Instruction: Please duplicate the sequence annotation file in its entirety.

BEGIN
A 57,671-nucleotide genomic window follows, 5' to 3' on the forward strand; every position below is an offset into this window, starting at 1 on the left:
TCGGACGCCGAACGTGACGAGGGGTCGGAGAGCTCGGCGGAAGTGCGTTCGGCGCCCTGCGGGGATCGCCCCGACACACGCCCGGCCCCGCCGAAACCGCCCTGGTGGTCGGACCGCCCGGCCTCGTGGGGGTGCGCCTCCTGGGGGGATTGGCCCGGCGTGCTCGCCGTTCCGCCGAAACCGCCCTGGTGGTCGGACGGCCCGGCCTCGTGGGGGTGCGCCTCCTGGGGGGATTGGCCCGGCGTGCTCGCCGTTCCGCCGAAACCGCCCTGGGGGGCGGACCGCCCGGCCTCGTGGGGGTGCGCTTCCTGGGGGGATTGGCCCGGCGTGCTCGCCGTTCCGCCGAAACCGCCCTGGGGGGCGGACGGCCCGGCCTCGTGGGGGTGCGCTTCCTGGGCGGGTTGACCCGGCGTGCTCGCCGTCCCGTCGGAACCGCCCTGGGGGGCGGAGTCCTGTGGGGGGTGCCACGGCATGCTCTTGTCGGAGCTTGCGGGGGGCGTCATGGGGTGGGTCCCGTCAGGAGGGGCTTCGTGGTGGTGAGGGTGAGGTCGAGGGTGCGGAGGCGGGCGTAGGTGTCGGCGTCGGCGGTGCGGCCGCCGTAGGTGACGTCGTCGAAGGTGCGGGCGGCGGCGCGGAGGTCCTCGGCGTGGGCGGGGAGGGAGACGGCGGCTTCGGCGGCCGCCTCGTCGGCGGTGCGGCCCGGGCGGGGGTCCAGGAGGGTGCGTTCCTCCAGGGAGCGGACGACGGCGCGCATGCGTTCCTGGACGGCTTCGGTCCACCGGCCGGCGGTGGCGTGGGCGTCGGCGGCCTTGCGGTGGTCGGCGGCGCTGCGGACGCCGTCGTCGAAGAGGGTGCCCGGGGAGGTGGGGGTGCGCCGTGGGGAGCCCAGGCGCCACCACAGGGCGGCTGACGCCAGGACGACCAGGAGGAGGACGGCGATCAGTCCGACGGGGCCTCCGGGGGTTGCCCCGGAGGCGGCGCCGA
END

A 57,671-nucleotide genomic window follows, 5' to 3' on the forward strand; every position below is an offset into this window, starting at 1 on the left:
TCGGACGCCGAACGTGACGAGGGGTCGGAGAGCTCGGCGGAAGTGCGTTCGGCGCCCTGCGGGGATCGCCCCGACACACGCCCGGCCCCGCCGAAACCGCCCTGGTGGTCGGACCGCCCGGCCTCGTGGGGGTGCGCCTCCTGGGGGGATTGGCCCGGCGTGCTCGCCGTTCCGCCGAAACCGCCCTGGTGGTCGGACGGCCCGGCCTCGTGGGGGTGCGCCTCCTGGGGGGATTGGCCCGGCGTGCTCGCCGTTCCGCCGAAACCGCCCTGGGGGGCGGACCGCCCGGCCTCGTGGGGGTGCGCTTCCTGGGGGGATTGGCCCGGCGTGCTCGCCGTTCCGCCGAAACCGCCCTGGGGGGCGGACGGCCCGGCCTCGTGGGGGTGCGCTTCCTGGGCGGGTTGACCCGGCGTGCTCGCCGTCCCGTCGGAACCGCCCTGGGGGGCGGAGTCCTGTGGGGGGTGCCACGGCATGCTCTTGTCGGAGCTTGCGGGGGGCGTCATGGGGTGGGTCCCGTCAGGAGGGGCTTCGTGGTGGTGAGGGTGAGGTCGAGGGTGCGGAGGCGGGCGTAGGTGTCGGCGTCGGCGGTGCGGCCGCCGTAGGTGACGTCGTCGAAGGTGCGGGCGGCGGCGCGGAGGTCCTCGGCGTGGGCGGGGAGGGAGACGGCGGCTTCGGCGGCCGCCTCGTCGGCGGTGCGGCCCGGGCGGGGGTCCAGGAGGGTGCGTTCCTCCAGGGAGCGGACGACGGCGCGCATGCGTTCCTGGACGGCTTCGGTCCACCGGCCGGCGGTGGCGTGGGCGTCGGCGGCCTTGCGGTGGTCGGCGGCGCTGCGGACGCCGTCGTCGAAGAGGGTGCCCGGGGAGGTGGGGGTGCGCCGTGGGGAGCCCAGGCGCCACCACAGGGCGGCTGACGCCAGGACGACCAGGAGGAGGACGGCGATCAGTCCGACGGGGCCTCCGGGGGTTGCCCCGGAGGCGGCGCCGA